Ask the Codeheads: All ODs need to know about the ICD-10 coding changes (for now)December 3, 2012
Edited by Chuck Brownlow, O.D., Medical Records consultant, AOAExcel
The implementation of ICD-10 has been delayed until Oct. 1, 2014. ICD-9 will be in full force for all services one provides through Sept. 30, 2014. Between now and then, the AOA will provide a lot of information and advice about how to prepare, but most of that will be delayed until much closer to the implementation date.
For now, it will be important to watch AOA News and other professional media for general information about ICD-10, including suggestions regarding how it might impact your practice.
In general, though there will be many more codes in ICD-10 than in ICD-9, and individual codes will include more key information about each case. That means fewer codes will be needed to reflect the diagnosis and details related to the management of each patient’s case.
For example, for ICD-9 reporting residual stage open-angle glaucoma, moderate stage, one would report 365.15, plus a second code indicating the stage, 365.72. In ICD-10, a single code will include all that information, H40.1532.
I found this code by going to a free website, http://www.icd10data.com, and entering primary open-angle glaucoma, moderate stage. The answer popped up immediately.
The fear of ICD-10 should quickly dissipate when one spends a little time with online research, realizing that all these resources will become even more accurate and user-friendly as the ICD-10 implementation date approaches.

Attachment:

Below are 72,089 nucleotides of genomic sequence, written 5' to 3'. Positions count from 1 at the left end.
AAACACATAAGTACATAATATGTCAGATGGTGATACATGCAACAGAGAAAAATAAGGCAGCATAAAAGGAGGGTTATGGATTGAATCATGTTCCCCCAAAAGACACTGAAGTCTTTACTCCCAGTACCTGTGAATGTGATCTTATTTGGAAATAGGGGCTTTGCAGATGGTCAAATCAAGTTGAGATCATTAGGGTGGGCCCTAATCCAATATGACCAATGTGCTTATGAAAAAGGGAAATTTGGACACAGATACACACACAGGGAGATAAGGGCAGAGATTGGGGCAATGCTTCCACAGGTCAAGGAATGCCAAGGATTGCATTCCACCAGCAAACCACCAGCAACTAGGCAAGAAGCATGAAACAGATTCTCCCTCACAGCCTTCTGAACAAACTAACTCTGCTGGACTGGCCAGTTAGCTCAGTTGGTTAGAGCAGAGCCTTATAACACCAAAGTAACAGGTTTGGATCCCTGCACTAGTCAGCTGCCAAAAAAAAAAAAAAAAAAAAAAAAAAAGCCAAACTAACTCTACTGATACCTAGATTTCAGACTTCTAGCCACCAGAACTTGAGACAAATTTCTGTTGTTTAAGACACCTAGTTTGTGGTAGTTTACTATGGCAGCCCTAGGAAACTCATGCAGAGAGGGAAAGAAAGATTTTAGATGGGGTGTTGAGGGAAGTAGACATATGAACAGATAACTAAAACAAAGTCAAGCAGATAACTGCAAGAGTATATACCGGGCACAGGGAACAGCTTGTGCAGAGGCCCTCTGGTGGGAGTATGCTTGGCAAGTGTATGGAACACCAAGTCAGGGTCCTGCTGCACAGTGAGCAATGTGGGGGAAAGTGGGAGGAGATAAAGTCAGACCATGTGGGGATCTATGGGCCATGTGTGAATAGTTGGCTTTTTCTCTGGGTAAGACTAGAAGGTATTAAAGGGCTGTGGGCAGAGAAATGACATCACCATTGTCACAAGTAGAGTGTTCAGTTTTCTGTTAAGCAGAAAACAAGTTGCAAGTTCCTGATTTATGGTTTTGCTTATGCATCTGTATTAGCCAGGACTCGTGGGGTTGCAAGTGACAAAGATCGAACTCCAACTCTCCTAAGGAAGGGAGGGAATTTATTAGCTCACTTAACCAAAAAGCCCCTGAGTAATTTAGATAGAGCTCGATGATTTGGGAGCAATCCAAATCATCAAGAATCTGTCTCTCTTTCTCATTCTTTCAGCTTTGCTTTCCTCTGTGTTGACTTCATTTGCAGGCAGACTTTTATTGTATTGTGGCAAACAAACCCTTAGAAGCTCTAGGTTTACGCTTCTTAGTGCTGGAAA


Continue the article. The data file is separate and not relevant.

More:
Although there will be more codes to work with in ICD-10, making it difficult to work purely from standard, hard copy reference manuals, computer software will offer greater ease and accuracy than has been available before. Better yet, much of that software will be incorporated into office management and electronic health record software or available as standalone software, free or at very low cost.
With this in mind, it will be important to resist spending a lot of money on staff and physician education regarding ICD-10, certainly through 2013.
Many vendors are already aggressively promoting their education materials, often employing fear tactics to convince you to “sign up.”
Just as with HIPAA education 10 years ago, you can be pretty sure that adapting to ICD-10 will not be as bad as it sounds and certainly won’t be as expensive as some would have you believe.
For now, until a few months before Oct. 1, 2014, it is important that you pay very close attention to the correct application of the current coding resources, ICD-9 and Current Procedural Terminology (CPT © American Medical Association, AMA).
When you purchase references for 2013, be sure to get the official AMA CPT.
Many other publishers offer books that “interpret” or “simplify” CPT, which often leads to disagreements and misunderstandings with the accurate choices of codes.
ICD-9 and CPT help you understand the rules of medical record-keeping and coding and provide you with all the diagnosis and procedure codes you’ll need for submitting accurate claims to Medicare and other insurers.
You may want to supplement CPT with the Documentation Guidelines for the Evaluation and Management Services (99000 series office visit codes), which provide a very objective and repeatable means of accurately matching the content of your patient’s record to the proper office visit code.
The AMA CPT and ICD-9, abridged for eye care, are available through the AOA Order Department as a package titled “Codes for Optometry.” Call 800-262-2210 to order.